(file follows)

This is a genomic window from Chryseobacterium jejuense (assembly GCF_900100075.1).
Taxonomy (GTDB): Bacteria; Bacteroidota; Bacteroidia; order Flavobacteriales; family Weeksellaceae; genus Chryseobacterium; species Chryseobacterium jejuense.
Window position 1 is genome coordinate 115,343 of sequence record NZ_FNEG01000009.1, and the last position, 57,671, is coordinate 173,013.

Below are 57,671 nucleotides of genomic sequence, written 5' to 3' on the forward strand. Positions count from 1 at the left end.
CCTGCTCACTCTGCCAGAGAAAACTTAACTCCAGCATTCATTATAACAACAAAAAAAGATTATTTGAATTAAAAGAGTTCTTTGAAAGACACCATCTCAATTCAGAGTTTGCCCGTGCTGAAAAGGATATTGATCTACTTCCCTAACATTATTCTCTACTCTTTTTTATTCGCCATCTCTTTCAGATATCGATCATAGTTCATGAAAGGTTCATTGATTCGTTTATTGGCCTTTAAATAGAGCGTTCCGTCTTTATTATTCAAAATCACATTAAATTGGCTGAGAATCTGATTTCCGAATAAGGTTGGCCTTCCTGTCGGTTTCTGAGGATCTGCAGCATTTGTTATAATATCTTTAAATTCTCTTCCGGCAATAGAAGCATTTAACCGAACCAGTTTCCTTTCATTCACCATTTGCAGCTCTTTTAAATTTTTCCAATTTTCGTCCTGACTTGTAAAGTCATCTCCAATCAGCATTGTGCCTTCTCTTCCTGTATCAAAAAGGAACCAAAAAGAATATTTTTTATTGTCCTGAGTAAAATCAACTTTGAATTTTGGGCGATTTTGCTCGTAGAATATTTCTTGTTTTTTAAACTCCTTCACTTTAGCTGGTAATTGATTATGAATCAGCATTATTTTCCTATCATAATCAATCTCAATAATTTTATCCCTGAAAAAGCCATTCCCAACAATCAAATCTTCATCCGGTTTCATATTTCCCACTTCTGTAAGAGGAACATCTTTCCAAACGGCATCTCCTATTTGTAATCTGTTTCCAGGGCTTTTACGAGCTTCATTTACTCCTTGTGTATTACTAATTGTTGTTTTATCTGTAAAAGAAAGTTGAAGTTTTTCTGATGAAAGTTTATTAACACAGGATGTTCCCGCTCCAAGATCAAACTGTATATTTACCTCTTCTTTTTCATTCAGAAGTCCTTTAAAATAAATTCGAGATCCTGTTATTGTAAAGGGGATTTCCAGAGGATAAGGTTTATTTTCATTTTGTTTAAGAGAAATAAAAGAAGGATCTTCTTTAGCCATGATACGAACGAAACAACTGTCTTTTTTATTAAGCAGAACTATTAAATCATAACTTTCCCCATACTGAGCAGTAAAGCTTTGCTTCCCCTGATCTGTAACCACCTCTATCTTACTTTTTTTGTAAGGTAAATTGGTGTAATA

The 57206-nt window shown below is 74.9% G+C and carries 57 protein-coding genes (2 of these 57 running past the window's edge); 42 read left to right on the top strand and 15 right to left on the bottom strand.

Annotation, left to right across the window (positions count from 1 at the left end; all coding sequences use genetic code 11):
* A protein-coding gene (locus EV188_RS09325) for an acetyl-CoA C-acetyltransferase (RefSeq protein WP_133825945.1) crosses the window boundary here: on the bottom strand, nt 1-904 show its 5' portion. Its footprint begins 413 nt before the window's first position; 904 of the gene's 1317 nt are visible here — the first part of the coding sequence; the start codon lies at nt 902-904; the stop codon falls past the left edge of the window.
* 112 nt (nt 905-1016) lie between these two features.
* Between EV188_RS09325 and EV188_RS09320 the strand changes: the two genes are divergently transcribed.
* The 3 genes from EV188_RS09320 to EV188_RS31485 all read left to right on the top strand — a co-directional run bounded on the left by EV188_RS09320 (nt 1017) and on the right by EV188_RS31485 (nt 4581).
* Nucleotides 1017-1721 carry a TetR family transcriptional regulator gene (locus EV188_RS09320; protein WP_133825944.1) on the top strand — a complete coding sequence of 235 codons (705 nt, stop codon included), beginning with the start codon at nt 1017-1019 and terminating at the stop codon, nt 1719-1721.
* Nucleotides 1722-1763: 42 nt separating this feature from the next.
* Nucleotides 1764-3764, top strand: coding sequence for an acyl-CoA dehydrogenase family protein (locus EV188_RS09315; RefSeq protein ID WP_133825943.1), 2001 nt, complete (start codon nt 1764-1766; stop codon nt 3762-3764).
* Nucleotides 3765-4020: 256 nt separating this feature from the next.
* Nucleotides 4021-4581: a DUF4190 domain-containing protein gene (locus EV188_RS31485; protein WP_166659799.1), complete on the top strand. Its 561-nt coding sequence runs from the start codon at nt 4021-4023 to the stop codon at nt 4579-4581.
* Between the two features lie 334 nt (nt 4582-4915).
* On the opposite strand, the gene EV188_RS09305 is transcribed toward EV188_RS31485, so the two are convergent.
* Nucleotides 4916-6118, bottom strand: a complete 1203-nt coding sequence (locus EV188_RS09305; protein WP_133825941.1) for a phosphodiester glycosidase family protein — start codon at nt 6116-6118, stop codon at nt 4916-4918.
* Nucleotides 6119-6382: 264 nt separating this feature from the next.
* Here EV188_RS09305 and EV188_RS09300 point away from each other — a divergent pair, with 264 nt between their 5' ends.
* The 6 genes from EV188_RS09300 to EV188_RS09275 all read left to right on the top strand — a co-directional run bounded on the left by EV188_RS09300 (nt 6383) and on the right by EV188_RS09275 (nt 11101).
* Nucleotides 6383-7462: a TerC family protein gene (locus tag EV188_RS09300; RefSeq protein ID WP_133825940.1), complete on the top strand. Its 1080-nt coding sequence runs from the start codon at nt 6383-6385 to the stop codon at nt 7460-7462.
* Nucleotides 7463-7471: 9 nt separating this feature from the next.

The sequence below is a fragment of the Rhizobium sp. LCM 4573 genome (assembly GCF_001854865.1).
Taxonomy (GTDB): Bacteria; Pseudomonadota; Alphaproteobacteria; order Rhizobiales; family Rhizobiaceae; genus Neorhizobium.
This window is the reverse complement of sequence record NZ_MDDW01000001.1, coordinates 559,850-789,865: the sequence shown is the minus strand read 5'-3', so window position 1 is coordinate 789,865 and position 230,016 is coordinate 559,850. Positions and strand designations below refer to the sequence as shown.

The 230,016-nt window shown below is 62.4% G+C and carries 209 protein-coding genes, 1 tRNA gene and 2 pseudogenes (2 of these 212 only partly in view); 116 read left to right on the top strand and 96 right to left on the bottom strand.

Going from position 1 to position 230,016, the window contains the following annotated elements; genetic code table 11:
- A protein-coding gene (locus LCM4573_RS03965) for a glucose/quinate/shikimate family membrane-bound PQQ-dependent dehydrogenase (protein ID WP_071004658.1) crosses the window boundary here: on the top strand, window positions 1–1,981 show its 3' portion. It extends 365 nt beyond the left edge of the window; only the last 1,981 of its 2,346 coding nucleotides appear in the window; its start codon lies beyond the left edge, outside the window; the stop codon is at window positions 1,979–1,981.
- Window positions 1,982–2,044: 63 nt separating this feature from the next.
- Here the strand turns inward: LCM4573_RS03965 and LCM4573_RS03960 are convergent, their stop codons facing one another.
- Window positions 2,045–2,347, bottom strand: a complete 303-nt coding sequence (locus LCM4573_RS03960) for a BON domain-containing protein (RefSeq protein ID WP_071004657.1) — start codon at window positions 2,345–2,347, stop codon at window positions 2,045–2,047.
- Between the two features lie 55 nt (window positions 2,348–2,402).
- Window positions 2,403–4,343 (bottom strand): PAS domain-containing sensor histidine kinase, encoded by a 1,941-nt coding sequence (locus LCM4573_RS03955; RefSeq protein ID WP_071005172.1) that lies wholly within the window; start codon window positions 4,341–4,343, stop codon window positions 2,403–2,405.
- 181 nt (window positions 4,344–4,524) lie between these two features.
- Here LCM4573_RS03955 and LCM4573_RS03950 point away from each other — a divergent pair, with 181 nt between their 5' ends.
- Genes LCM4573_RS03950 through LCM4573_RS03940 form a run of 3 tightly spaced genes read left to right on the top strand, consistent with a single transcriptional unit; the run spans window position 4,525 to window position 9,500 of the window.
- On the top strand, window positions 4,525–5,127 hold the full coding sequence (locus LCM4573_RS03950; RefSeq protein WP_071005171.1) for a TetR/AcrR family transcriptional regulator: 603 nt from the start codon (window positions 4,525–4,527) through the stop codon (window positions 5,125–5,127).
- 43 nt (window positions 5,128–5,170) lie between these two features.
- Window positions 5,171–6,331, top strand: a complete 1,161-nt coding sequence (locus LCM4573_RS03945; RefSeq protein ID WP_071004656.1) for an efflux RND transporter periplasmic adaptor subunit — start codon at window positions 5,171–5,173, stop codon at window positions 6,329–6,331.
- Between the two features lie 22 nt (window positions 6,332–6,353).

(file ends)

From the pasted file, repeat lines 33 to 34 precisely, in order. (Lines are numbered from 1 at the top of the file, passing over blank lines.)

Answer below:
- Window positions 2,045–2,347, bottom strand: a complete 303-nt coding sequence (locus LCM4573_RS03960) for a BON domain-containing protein (RefSeq protein ID WP_071004657.1) — start codon at window positions 2,345–2,347, stop codon at window positions 2,045–2,047.
- Between the two features lie 55 nt (window positions 2,348–2,402).